Sometimes a role seems so closely tailored to a public persona and private notoriety it becomes inseparable from that combined mythos less a demonstration of acting than an extension of what we already suspected about the actor. Errol Flynn both distinguished and humiliated himself with late-career portrayals of sodden louts. Marlon Brando appeared to be playing his own supremely weird-ass id in Last Tango in Paris (1972). Just last month, Jean-Claude Van Damme was oddly poignant portraying Belgium's biggest movie star in JCVD.
Now there's Mickey Rourke, grizzled survivor of various overchronicled on- and offscreen self-destructions, as an ex-champ dying figuratively and then some for one last glory-shot in The Wrestler. This is meta-celebrity cinema: Rourke's character's "comeback" is mirrored, and perhaps outshined, by the actor's own.
Are you already oversaturated by human-interest features chronicling his rebound from childhood trauma, Carré Otis, spousal abuse charges, divorces, too many tattoos, being called "a human ashtray" (albeit by Kim Basinger), quitting acting for boxing, quitting boxing for acting, turning down exceptional parts (Kurt Russell's in 2007's Grindhouse, Bruce Willis' in 1994's Pulp Fiction, Scott Glenn's in 1991's Silence of the Lambs) but accepting direct-to-video flicks? Not to mention those articles detailing how he generally behaves like a horse's ass? I sure am.
Even the brief "classic" Rourke era, when he had charisma to burn, saw every good movie (1982's Diner, 1983's Rumble Fish, 1984's The Pope of Greenwich Village, 1987's Barfly, and yes, even that same year's Angel Heart) matched by at least one crapfest. (Recollect 1991's Harley Davidson and the Marlboro Man? Or the one where no joke he played St. Francis of Assisi?) By 1997 he was way off the A-list and, frankly, lookin' weird (steroids? plastic surgery?) as the nemesis to JCVD and Dennis Rodman (!) in Double Team.
He was always of limited range, and perhaps of limited intelligence to deal with the initial exhalations of Brando-like greatness. He became another tragicomedic specimen of dignity-stripped celebrity, the kind that now usually ends up embarrassing himself further in "reality" shows alongside Stephen Baldwin and Brigitte Nielsen. To Rourke's credit he resisted such humiliation bucks, though the gigs he took did little to rebuild his career until his role as beauty-loving-beast Marv in 2005's noir fantasia Sin City.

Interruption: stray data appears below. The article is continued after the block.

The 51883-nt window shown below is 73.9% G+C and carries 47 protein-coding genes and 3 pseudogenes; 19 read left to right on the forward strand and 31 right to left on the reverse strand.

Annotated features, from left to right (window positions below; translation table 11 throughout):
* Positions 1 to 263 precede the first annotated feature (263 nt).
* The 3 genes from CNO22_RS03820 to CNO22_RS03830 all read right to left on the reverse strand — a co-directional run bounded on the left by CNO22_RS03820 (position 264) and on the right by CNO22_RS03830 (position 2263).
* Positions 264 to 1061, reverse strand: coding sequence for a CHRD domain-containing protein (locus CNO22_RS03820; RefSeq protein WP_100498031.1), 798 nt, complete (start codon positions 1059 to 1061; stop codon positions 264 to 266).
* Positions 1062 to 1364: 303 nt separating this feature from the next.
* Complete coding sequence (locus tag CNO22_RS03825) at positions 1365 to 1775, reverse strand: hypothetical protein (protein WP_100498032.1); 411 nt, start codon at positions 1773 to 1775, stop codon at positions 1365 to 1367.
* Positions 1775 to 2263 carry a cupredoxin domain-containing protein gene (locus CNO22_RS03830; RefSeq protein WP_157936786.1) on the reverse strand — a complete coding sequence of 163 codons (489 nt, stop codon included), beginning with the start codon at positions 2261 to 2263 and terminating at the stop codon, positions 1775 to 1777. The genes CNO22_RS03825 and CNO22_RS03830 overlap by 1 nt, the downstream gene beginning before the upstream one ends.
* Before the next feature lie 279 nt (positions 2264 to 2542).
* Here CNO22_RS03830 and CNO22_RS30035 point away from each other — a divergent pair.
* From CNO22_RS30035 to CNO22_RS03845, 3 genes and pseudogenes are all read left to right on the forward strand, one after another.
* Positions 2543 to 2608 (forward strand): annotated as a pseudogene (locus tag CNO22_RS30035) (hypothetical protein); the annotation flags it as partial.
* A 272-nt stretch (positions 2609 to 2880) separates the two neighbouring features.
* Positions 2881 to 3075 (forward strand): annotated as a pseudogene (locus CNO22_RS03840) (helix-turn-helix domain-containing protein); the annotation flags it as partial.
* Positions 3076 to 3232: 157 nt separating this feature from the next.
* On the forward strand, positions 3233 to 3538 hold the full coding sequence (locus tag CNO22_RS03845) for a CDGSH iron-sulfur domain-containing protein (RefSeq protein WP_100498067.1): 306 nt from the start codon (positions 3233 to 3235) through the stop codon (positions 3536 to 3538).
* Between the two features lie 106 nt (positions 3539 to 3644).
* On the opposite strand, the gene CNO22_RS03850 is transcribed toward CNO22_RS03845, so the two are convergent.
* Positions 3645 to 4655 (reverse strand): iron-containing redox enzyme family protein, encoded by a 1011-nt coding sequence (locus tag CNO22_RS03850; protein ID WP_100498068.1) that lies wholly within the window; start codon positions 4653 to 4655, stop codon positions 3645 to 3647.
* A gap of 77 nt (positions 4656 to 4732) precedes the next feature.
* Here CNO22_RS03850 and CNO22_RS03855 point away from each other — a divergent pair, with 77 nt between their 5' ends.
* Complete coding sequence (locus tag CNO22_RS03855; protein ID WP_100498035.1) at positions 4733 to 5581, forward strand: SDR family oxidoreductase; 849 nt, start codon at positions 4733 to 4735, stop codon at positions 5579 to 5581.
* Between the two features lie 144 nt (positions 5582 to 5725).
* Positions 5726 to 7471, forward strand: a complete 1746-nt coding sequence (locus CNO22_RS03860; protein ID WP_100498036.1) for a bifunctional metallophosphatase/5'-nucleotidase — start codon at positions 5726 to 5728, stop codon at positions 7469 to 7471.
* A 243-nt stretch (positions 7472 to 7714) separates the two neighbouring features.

The Wrestler is career salvage offered up on a silver platter. Rourke is Randy "The Ram" Robinson, reduced since his '80s heyday to scraping for chump change in amateur matches at high school gymnasiums. These shows, in WWE fashion, might be somewhat choreographed and more-flash-than-gash, but they're nonetheless punishing especially for a player past 50.
When a particularly brutal bout (encompassing Jackass-style grotesquerie like skin staple-gunning) leaves the Ram in need of heart bypass surgery, his wrestling days appear over. But he can't quit yet, since he needs to prove something to the daughter he's estranged (Evan Rachel Wood) and the aging stripper (Marisa Tomei) he's wooing.
This being a Darren Aronofsky film, limited triumph of the human spirit can be expected. Yet it's surprising how much formulaic Rocky-style sentiment the Requiem for a Dream (2000) director channels from Robert D. Siegel's unremarkable screenplay, despite all trailer-park grittiness and emotionally calloused performance. The Wrestler is ultimately just a better-made Rocky Balboa (2006), whose embrace of tragedy feels no less formulaic.
And how is Rourke? Still suspiciously overpumped, locks long (like those of the '80s hair-metal bands whose soundtrack emphasis is the film's wittiest touch), impressive in seemingly unfaked rough ring action, generally bruised, and apologetic, he's a one-dimensionally sweet tuff guy. He's a star again but has he really been asked to play anybody but himself?
Opens Thurs/25 in San Francisco